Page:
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# Exercícios resolvidos Equações diferenciais elementares 9 ed Boyce e DiPrima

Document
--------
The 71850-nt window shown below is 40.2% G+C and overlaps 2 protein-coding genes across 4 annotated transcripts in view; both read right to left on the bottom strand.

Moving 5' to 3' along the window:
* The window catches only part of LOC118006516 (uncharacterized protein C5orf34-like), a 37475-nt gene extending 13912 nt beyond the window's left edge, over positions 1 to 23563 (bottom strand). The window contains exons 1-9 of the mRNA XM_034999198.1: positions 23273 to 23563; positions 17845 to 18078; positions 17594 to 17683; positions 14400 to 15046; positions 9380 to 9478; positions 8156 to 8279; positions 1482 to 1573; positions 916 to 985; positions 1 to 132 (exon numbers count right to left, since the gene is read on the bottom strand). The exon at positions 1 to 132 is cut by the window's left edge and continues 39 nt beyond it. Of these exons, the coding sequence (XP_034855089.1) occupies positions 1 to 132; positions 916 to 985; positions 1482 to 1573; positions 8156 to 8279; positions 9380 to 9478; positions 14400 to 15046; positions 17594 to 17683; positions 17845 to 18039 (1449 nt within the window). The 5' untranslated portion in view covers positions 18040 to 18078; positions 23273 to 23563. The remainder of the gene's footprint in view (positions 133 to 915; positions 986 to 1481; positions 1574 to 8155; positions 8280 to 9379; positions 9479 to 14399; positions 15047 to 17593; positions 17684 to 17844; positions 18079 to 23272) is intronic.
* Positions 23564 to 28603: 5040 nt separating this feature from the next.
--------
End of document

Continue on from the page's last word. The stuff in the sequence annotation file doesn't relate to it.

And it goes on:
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2n(2n+ 1)! (x− 1)n) y2(x) = 1 + ∞∑ n=1 (−1)n α(−α)(1− α 2)(4− α2) . . . ((n− 1)2 − α2) n! · 3 · 5 . . . (2n− 1) (x− 1) n . 13.(a) Here xp(x) = 1− x and x2q(x) = λx, which are both analytic at x = 0. In fact, p0 = lim x→0 x p(x) = 1 and q0 = lim x→0 x2q(x) = 0 . (b) The indicial equation is r(r − 1) + r = 0 , with roots r1,2 = 0 . (c) Set y = a0 + a1x+ a2x2 + . . .+ anxn + . . . . Substitution into the ODE results in ∞∑ n=2 n(n− 1)an xn−1 + ∞∑ n=1 nan x n−1− − ∞∑ n=0 nan x n + λ ∞∑ n=0 anx n = 0 . 5.6 207 That is, ∞∑ n=1 n(n+ 1)an+1 xn + ∞∑ n=0 (n+ 1)an+1 xn− − ∞∑ n=1 nan x n + λ ∞∑ n=0 anx n = 0 . It follows that a1 + λa0 + ∞∑ n=1 [ (n+ 1)2an+1 − (n− λ)an ] xn = 0 . Setting the coefficients equal to zero, we find that a1 = −λa0 , and an = (n− 1− λ) n2 an−1 , n = 2, 3, . . . . That is, for n ≥ 2 , an = (n− 1− λ) n2 an−1 = . . . = (−λ)(1− λ) . . . (n− 1− λ) (n!)2 a0 . Therefore one solution of the Laguerre equation is y1(x) = 1 + ∞∑ n=1 (−λ)(1− λ) . . . (n− 1− λ) (n!)2 xn. Note that if λ = m , a positive integer, then an = 0 for n ≥ m+ 1 . In that case, the solution is a polynomial y1(x) = 1 + m∑ n=1 (−λ)(1− λ) . . . (n− 1− λ) (n!)2 xn . 5.6 2.(a) P (x) = 0 only for x = 0. Furthermore, xp(x) = −2− x and x2q(x) = 2 + x2. It follows that p0 = lim x→0 (−2− x) = −2 q0 = lim x→0 (2 + x2) = 2 and therefore x = 0 is a regular singular point. (b) The indicial equation is given by r(r − 1)− 2r + 2 = 0 , that is, r2 − 3r + 2 = 0 , with roots r1 = 2 and r2 = 1 . 4. The coefficients P (x) , Q(x) , and R(x) are analytic for all x ∈ R . Hence there are no singular points. 208 Chapter 5. Series Solutions of Second Order Linear Equations 5.(a) P (x) = 0 only for x = 0. Furthermore, xp(x) = 3 sin xx and x 2q(x) = −2. It follows that p0 = lim x→0 3 sin x x = 3 q0 = lim x→0 −2 = −2 and therefore x = 0 is a regular singular point. (b) The indicial equation is given by r(r − 1) + 3r − 2 = 0 , that is, r2 + 2r − 2 = 0 , with roots r1 = −1 + √ 3 and r2 = −1− √ 3 . 6.(a) P (x) = 0 for x = 0 and x = −2. We note that p(x) = x−1(x+ 2)−1/2, and q(x) = −(x+ 2)−1/2. For the singularity at x = 0, p0 = lim x→0 1 2(x+ 2) = 1 4 q0 = lim x→0 −x2 2(x+ 2) = 0 and therefore x = 0 is a regular singular point. For the singularity at x = −2, p0 = lim x→−2 (x+ 2)p(x) = lim x→−2 1 2x = −1 4 q0 = lim x→−2 (x+ 2)2q(x) = lim x→−2 −(x+ 2) 2 = 0 and therefore x = −2 is a regular singular point. (b) For x = 0: the indicial equation is given by r(r − 1) + 1 4 r = 0 , that is, r2 − 34r = 0 , with roots r1 = 34 and r2 = 0 . For x = −2: the indicial equation is given by r(r − 1)− 1 4 r = 0 , that is, r2 − 54r = 0 , with roots r1 = 54 and r2 = 0 . 7.(a) P (x) = 0 only for x = 0. Furthermore, xp(x) = 12 + sin x 2x and x 2q(x) = 1. It follows that p0 = lim x→0 xp(x) = 1 q0 = lim x→0 x2q(x) = 1 and therefore x = 0 is a regular singular point. 5.6 209 (b) The indicial equation is given by r(r − 1) + r + 1 = 0 , that is, r2 + 1 = 0 , with complex conjugate roots r = ± i . 8.(a) Note that P (x) = 0 only for x = −1. We find that p(x) = 3(x− 1)/(x+ 1), and q(x) = 3/(x+ 1)2. It follows that p0 = lim x→−1 (x+ 1)p(x) = lim x→−1 3(x− 1) = −6 q0 = lim x→−1 (x+ 1)2q(x) = lim x→−1 3 = 3 and therefore x = −1 is a regular singular point. (b) The indicial equation is given by r(r − 1)− 6r + 3 = 0, that is, r2 − 7r + 3 = 0 , with roots r1 = (7 + √ 37 )/2 and r2 = (7− √ 37 )/2 . 10.(a) P (x) = 0 for x = 2 and x = −2. We note that p(x) = 2x(x− 2)−2(x+ 2)−1, and q(x) = 3(x− 2)−1(x+ 2)−1. For the singularity at x = 2, lim x→2 (x− 2)p(x) = lim x→2 2x x2 − 4 , which is undefined. Therefore x = 0 is an irregular singular point. For the singu- larity at x = −2, p0 = lim x→−2 (x+ 2)p(x) = lim x→−2 2x (x− 2)2 = − 1 4 q0 = lim x→−2 (x+ 2)2q(x) = lim x→−2 3(x+ 2) x− 2 = 0 and therefore x = −2 is a regular singular point. (b) The indicial equation is given by r(r − 1)− 1 4 r = 0 , that is, r2 − 54r = 0 , with roots r1 = 54 and r2 = 0 . 11.(a) P (x) = 0 for x = 2 and x = −2. We note that p(x) = 2x/(4− x2), and q(x) = 3/(4− x2). For the singularity at x = 2, p0 = lim x→2 (x− 2)p(x) = lim x→2 −2x x+ 2 = −1 q0 = lim x→2 (x− 2)2q(x) = lim x→2 3(2− x) x+ 2 = 0 and therefore x = 2 is a regular singular point. 210 Chapter 5. Series Solutions of Second Order Linear Equations For the singularity at x = −2 , p0 = lim x→−2 (x+ 2)p(x) = lim x→−2 2x 2− x = −1 q0 = lim x→−2 (x+ 2)2q(x) = lim x→−2 3(x+ 2) 2− x = 0 and therefore x = −2 is a regular singular point. (b) For x = 2: the indicial equation is given by r(r − 1)− r = 0 , that is, r2 − 2r = 0 , with roots r1 = 2 and r2 = 0 . For x = −2: the indicial equation is given by r(r − 1)− r = 0 , that is, r2 − 2r = 0 , with roots r1 = 2 and r2 = 0 . 12.(a) P (x) = 0 for x = 0 and x = −3. We note that p(x) = −2x−1(x+ 3)−1, and q(x) = −1/(x+ 3)2. For the singularity at x = 0, p0 = lim x→0 x p(x) = lim x→0 −2 x+ 3 = −2 3 q0 = lim x→0 x2q(x) = lim x→0 −x2 (x+ 3)2 = 0 and therefore x = 0 is a regular singular point. For the singularity at x = −3, p0 = lim x→−3 (x+ 3)p(x) = lim x→−3 −2 x = 2 3 q0 = lim x→−3 (x+ 3)2q(x) = lim x→−3 (−1) = −1 and therefore x = −3 is a regular singular point. (b) For x = 0: the indicial equation is given by r(r − 1)− 2 3 r = 0 , that is, r2 − 53r = 0 , with roots r1 = 53 and r2 = 0 . For x = −3: the indicial equation is given by r(r − 1) + 2 3 r − 1 = 0 , that is, r2 − 13r − 1 = 0 , with roots r1 = (1 + √ 37 )/6 and r2 = (1− √ 37 )/6 . 13.(a) Note that p(x) = 1/x and q(x) = −1/x. Furthermore, xp(x) = 1 and x2q(x) = −x. It follows that p0 = lim x→0 (1) = 1 q0 = lim x→0 (−x) = 0 5.6 211 and therefore x = 0 is a regular singular point. (b) The indicial equation is given by r(r − 1) + r = 0 , that is, r2 = 0 , with roots r1 = r2 = 0 . (c) Let y = a0 + a1x+ a2x2 + . . .+ anxn + . . . . Substitution into the ODE results in ∞∑ n=0 (n+ 2)(n+ 1)an+2 xn+1 + ∞∑ n=0 (n+ 1)an+1xn − ∞∑ n=0 anx n = 0 . After adjusting the indices in the first series, we obtain a1 − a0 + ∞∑ n=1 [n(n+ 1)an+1 + (n+ 1)an+1 − an]xn = 0 . Setting the coefficients equal to zero, it follows that for n ≥ 0 , an+1 = an (n+ 1)2 . So for n ≥ 1 , an = an−1 n2 = an−2 n2(n− 1)2 = . . . = 1 (n!)2 a0 . With a0 = 1 , one solution is y1(x) = 1 + x+ 1 4 x2 + 1 36 x3 + . . .+ 1 (n!)2 xn + . . . . For a second solution, set y2(x) = y1(x) ln x + b1x+ b2x2 + . . .+ bnxn + . . . . Sub- stituting into the ODE, we obtain L [y1(x)] · ln x+ 2 y ′1(x) + L [ ∞∑ n=1 bn x n ] = 0 . Since L [y1(x)] = 0 , it follows that L [ ∞∑ n=1 bn x n ] = −2 y ′1(x) . More specifically, b1 + ∞∑ n=1 [n(n+ 1)bn+1 + (n+ 1)bn+1 − bn]xn = = −2− x− 1 6 x2 − 1 72 x3 − 1 1440 x4 − . . . . 212 Chapter 5. Series Solutions of Second Order Linear Equations Equating the coefficients, we obtain the system of equations b1 = −2 4b2 − b1 = −1 9b3 − b2 = −1/6 16b4 − b3 = −1/72 ... Solving these equations for the coefficients, b1 = −2, b2 = −3/4, b3 = −11/108, b4 = −25/3456 , . . . . Therefore a second solution is y2(x) = y1(x) ln x+ [ −2x− 3 4 x2 − 11 108 x3 − 25 3456 x4 − . . . ] . 14.(a) Here x p(x) = 2x and x2q(x) = 6xex . Both of these functions are analytic at x = 0 , therefore x = 0 is a regular singular